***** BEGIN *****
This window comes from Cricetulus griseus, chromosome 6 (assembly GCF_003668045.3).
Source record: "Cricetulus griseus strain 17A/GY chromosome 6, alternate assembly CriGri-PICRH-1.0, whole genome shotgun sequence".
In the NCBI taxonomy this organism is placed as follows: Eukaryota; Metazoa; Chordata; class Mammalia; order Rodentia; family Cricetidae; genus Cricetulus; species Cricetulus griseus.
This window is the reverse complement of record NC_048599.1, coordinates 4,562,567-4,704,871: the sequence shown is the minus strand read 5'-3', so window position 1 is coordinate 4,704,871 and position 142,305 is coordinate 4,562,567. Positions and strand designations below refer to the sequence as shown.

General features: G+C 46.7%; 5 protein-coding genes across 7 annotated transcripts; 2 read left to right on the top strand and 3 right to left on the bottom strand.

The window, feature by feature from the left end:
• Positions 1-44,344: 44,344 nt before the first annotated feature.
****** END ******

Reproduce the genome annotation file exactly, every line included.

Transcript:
This window comes from Cricetulus griseus, chromosome 6 (assembly GCF_003668045.3).
Source record: "Cricetulus griseus strain 17A/GY chromosome 6, alternate assembly CriGri-PICRH-1.0, whole genome shotgun sequence".
In the NCBI taxonomy this organism is placed as follows: Eukaryota; Metazoa; Chordata; class Mammalia; order Rodentia; family Cricetidae; genus Cricetulus; species Cricetulus griseus.
This window is the reverse complement of record NC_048599.1, coordinates 4,562,567-4,704,871: the sequence shown is the minus strand read 5'-3', so window position 1 is coordinate 4,704,871 and position 142,305 is coordinate 4,562,567. Positions and strand designations below refer to the sequence as shown.

General features: G+C 46.7%; 5 protein-coding genes across 7 annotated transcripts; 2 read left to right on the top strand and 3 right to left on the bottom strand.

The window, feature by feature from the left end:
• Positions 1-44,344: 44,344 nt before the first annotated feature.